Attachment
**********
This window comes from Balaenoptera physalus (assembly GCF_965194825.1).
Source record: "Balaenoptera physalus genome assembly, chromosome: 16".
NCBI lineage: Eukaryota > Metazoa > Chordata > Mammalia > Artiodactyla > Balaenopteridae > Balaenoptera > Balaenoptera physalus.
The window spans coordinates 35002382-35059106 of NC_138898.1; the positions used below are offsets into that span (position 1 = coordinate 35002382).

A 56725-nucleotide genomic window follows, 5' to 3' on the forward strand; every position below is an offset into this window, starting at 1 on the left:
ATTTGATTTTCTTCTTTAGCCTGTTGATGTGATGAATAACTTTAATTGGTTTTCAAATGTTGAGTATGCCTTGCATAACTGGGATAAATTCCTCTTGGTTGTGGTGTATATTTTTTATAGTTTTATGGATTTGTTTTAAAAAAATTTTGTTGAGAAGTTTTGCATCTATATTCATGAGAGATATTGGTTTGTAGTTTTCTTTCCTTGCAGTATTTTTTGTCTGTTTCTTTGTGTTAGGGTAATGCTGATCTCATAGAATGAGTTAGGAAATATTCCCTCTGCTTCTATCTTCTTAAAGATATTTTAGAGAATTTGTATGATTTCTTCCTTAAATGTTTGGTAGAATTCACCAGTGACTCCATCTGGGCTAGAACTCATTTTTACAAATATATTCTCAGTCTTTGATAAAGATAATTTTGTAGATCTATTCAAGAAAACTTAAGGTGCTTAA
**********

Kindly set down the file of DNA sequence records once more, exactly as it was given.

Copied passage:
This window comes from Balaenoptera physalus (assembly GCF_965194825.1).
Source record: "Balaenoptera physalus genome assembly, chromosome: 16".
NCBI lineage: Eukaryota > Metazoa > Chordata > Mammalia > Artiodactyla > Balaenopteridae > Balaenoptera > Balaenoptera physalus.
The window spans coordinates 35002382-35059106 of NC_138898.1; the positions used below are offsets into that span (position 1 = coordinate 35002382).

A 56725-nucleotide genomic window follows, 5' to 3' on the forward strand; every position below is an offset into this window, starting at 1 on the left:
ATTTGATTTTCTTCTTTAGCCTGTTGATGTGATGAATAACTTTAATTGGTTTTCAAATGTTGAGTATGCCTTGCATAACTGGGATAAATTCCTCTTGGTTGTGGTGTATATTTTTTATAGTTTTATGGATTTGTTTTAAAAAAATTTTGTTGAGAAGTTTTGCATCTATATTCATGAGAGATATTGGTTTGTAGTTTTCTTTCCTTGCAGTATTTTTTGTCTGTTTCTTTGTGTTAGGGTAATGCTGATCTCATAGAATGAGTTAGGAAATATTCCCTCTGCTTCTATCTTCTTAAAGATATTTTAGAGAATTTGTATGATTTCTTCCTTAAATGTTTGGTAGAATTCACCAGTGACTCCATCTGGGCTAGAACTCATTTTTACAAATATATTCTCAGTCTTTGATAAAGATAATTTTGTAGATCTATTCAAGAAAACTTAAGGTGCTTAA